as featured in the Farm Weekly issue 17 October 2019
I feel I have been banging on about this for a while but I still find cases where farmers don’t understand their trading structure, or the consequences of not understanding it.
I met a new client recently who holds significant land in a family trust.
I asked “who is the appointor of the trust?” Blank faces!
I then explained that the appointor is the person that has ultimate control of the trust (and thereby the farm land), so this was pretty important!
We eventually located the trust deed and checked this to find out who does hold this position. Thankfully Dad and Mum held this position at present.
I then asked “who is the alternate appointor?” as there was no one nominated in the deed.
They advised no one had been nominated. As such, under the trust deed, their executor would hold that position in the event of their deaths.
“So who is your executor?”
It turns out the Wills were totally outdated and the executor was an old family friend.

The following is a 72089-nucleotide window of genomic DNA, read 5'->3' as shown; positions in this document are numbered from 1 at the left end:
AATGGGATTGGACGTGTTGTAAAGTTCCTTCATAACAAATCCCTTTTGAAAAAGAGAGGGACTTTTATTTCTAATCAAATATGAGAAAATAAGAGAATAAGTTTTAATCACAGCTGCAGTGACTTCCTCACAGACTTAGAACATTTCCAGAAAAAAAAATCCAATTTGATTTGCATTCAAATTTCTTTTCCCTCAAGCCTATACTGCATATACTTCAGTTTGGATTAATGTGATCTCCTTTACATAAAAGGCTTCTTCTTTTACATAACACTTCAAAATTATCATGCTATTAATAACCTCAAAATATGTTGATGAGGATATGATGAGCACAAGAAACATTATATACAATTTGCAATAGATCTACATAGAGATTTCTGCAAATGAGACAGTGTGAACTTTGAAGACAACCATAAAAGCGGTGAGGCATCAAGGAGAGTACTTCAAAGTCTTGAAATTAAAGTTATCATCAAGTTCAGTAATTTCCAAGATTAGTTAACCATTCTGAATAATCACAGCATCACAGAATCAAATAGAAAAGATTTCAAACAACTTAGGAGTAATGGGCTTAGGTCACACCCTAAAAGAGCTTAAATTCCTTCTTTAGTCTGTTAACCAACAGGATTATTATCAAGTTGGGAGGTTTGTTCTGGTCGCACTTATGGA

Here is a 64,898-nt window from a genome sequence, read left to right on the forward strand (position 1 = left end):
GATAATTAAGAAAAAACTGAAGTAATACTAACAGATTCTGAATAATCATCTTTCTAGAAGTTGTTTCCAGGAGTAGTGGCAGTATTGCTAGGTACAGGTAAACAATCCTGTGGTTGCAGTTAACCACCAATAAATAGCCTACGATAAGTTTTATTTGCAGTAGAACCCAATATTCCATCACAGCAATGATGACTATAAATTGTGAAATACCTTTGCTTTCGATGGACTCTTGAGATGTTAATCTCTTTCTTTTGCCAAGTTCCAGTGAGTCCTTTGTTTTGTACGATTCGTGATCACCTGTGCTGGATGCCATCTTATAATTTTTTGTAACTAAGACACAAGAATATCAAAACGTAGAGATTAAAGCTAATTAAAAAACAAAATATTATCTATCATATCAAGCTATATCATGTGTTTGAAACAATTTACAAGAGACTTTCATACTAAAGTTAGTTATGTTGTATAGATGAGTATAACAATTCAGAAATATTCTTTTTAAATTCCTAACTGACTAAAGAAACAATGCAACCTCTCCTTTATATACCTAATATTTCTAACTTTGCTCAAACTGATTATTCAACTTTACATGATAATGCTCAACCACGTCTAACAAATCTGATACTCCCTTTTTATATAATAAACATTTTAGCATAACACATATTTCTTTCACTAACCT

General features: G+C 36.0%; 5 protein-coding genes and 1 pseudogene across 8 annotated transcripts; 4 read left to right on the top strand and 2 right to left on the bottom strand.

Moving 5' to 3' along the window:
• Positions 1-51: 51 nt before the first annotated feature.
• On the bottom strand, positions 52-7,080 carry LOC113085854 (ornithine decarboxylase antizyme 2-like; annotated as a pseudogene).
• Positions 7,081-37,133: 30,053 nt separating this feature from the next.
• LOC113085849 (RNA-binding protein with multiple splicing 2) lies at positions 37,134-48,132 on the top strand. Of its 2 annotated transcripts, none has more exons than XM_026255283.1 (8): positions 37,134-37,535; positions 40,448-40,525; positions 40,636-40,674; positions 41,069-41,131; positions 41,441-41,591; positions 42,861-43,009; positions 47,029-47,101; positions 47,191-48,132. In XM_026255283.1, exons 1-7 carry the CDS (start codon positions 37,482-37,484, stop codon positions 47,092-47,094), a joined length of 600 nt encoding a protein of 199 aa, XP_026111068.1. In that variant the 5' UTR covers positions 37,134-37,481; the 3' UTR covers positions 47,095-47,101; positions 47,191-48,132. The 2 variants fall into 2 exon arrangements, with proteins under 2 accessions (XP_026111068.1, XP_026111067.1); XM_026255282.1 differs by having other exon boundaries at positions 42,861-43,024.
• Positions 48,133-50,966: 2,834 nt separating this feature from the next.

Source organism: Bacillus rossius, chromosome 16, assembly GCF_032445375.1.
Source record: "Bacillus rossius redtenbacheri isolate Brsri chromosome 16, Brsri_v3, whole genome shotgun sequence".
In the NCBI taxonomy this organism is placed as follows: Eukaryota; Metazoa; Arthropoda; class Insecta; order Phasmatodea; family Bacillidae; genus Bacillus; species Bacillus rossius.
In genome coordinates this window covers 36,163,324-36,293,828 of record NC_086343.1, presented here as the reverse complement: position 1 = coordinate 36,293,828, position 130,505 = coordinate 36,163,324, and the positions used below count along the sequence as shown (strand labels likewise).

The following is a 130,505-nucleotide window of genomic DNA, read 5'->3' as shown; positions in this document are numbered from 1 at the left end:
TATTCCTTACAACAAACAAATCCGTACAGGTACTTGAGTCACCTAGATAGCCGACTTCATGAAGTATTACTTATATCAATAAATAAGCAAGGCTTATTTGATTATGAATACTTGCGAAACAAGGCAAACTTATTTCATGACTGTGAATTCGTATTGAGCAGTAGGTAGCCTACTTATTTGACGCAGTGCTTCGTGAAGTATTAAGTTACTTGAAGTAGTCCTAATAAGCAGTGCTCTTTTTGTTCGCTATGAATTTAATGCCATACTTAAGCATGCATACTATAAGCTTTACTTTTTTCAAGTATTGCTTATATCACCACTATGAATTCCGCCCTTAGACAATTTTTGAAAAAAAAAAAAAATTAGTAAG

That friend may be a great choice of executor, but probably not the best person to control the land, especially since a son has been on the farm for a period of time!
It’s fair to say that Dad and Mum were quite shocked to find that the executor would have controlled the land.
So our first job was to get a variation prepared by a lawyer to appoint the son as the alternate appointor, such that if Dad and Mum passed away the son would control the land.
Next job is to ensure the wills get updated to ensure all children are treated equitably.
Now, I do not blame the farmer for not understanding their structure, but I do believe as accountants we owe our clients a duty to ensure they understand these things.
I would suggest that if your current accountant has not explained your structure, then you ask them to explain it the next time you meet. If they don’t then find one that will!
Disclaimer: This content provides general information only, current at the time of production. Any advice in it has been prepared without taking into account your personal circumstances. You should seek professional advice before acting on any material.